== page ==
As the world dramatically evolved post-pandemic, so did the workforce. In the last year, more than 19 million U.S. workers have quit their jobs, and the Bureau of Labor Statistics (BLS) has recorded the highest number of workers leaving their jobs since it began tracking the data in 2000. The reasons? Well, there are many. To name a few, employees want to be paid fairly, have more flexibility, and find greater meaning in their life and work. People are no longer content with traditional 9–5 jobs.
The Great Resignation has had a massive impact on business productivity and, by extension, economic prosperity. Businesses have had a harder time finding employees, and it’s been even more difficult to find ones who stick around. Talent is also expensive to replace—up to twice an employee’s annual salary. For employees riding it out, many feel like they are not reaching their full potential because they are unengaged, disconnected from their coworkers, or unsupported in their career growth. These problems can start small but begin to fester if they are not addressed quickly, leading to a poor reputation among the talent pool or on an employment review site—or worse, another notice of resignation.
Businesses that want to keep their talented employees, and attract the next generation of talent, need to embrace the new ways of working. This includes effective diversity and inclusion policies, engaging employees in a meaningful way, providing flexible work environments, and maintaining a safe and healthy workplace. This, in turn, makes employees more fulfilled and a company more successful, and in today’s modern world, this is now the only way to do business.
So how can your company join in on the Great Reinvention? Here are a few tips to implement today:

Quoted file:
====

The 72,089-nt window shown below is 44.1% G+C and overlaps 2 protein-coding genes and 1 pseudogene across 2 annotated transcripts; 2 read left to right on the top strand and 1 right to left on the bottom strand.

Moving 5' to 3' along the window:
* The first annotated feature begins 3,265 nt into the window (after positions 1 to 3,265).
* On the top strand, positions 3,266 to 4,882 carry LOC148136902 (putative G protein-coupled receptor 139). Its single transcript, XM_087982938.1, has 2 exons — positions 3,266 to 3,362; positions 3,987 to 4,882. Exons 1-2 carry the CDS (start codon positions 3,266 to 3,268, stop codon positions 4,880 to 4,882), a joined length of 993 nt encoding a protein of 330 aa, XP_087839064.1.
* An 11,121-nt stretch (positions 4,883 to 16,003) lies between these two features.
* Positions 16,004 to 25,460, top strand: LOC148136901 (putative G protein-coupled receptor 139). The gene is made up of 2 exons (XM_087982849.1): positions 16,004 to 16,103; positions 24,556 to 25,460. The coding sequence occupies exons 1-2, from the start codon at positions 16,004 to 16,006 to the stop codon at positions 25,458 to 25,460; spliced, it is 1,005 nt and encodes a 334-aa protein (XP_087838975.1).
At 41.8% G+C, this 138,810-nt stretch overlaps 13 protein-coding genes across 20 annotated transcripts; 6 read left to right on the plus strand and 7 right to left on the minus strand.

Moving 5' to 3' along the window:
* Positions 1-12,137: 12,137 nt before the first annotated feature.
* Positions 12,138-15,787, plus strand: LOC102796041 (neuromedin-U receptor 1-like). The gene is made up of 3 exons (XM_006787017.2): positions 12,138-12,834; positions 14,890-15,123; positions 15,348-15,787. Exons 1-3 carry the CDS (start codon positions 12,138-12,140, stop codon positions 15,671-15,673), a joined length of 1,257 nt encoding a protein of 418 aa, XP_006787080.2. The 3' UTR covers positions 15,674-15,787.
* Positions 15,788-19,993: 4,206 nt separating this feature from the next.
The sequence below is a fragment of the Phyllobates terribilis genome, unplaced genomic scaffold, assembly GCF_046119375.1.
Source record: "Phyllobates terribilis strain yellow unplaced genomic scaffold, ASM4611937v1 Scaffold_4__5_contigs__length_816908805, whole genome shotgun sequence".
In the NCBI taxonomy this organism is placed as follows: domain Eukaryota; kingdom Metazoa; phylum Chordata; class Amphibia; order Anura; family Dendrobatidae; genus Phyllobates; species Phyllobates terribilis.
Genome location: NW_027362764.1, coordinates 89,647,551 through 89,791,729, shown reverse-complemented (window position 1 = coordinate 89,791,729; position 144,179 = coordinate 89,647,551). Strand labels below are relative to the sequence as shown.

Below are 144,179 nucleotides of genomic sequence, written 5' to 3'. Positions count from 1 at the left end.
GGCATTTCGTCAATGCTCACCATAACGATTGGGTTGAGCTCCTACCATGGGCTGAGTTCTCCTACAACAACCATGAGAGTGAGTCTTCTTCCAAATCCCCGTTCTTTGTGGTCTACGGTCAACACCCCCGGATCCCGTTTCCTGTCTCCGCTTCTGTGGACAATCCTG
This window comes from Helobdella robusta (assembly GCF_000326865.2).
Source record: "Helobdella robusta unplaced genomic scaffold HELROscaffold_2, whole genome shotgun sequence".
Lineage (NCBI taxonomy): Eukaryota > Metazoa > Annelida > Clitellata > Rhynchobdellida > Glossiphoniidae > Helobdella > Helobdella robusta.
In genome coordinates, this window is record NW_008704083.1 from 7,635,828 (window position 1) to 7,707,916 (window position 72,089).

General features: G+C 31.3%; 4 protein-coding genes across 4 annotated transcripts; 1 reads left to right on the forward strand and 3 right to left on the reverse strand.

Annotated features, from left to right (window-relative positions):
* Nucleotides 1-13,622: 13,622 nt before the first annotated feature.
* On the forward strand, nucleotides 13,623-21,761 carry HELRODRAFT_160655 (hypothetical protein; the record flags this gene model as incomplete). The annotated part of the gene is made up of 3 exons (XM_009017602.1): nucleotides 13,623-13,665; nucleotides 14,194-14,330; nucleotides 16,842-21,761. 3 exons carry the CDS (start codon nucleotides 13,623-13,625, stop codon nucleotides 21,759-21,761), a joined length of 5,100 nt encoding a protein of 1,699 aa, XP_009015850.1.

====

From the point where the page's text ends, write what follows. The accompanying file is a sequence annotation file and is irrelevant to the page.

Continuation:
Connect with People on a Personal Level
Video calls, real-time messages, and workflow tools have revolutionized the way we work, but they have also created a new set of challenges for company leaders and employees alike to connect at a personal level, as a lot of us are working remotely. This means creating an environment that fosters, rather than forces, connections at a personal level, which can be accomplished by scheduling brainstorming sessions in the office for remote and hybrid workers and more transparent communication about employee goals, company purpose, and initiatives. When managers take the time to connect with their team members, it creates a supportive environment where everyone can flourish. Providing the right tools for your managers to measure and improve these interactions will make your organization a great place to work.
Motivate Employees with a Clear Career Path and the Coaching to Achieve It
Create a culture in which employees feel they can grow professionally by providing them with a clear path to growth. When employees feel like they are on a path to career advancement, they are more likely to stay with a company. According to the Harvard Business Review, if an employee stagnates in the same role for an additional 10 months, his or her odds of leaving the company are higher. This is because the longer you stay in one place without any clear progression, the more likely it is that you will become unhappy and want to move on.
A clearly defined career path is essential for ensuring that employees have a clear understanding of how they can grow and advance in their work and within the company. Of course, promoting employees who aren’t ready isn’t the answer, which is why it is essential to proactively mentor and coach employees toward their next step.
Give Workers Greater Flexibility for Work-Life Harmony
The traditional 9–5 on-site workday is no longer the most effective way to get work done. According to a recent Gallup poll, on-site workers are less engaged than hybrid and remote workers. The lines between work and home have become forever blurred, even integrated. People now prefer flexible work hours and scheduling work around their other daily responsibilities, allowing them to be more productive and satisfied with both their work and their lives in equal measure.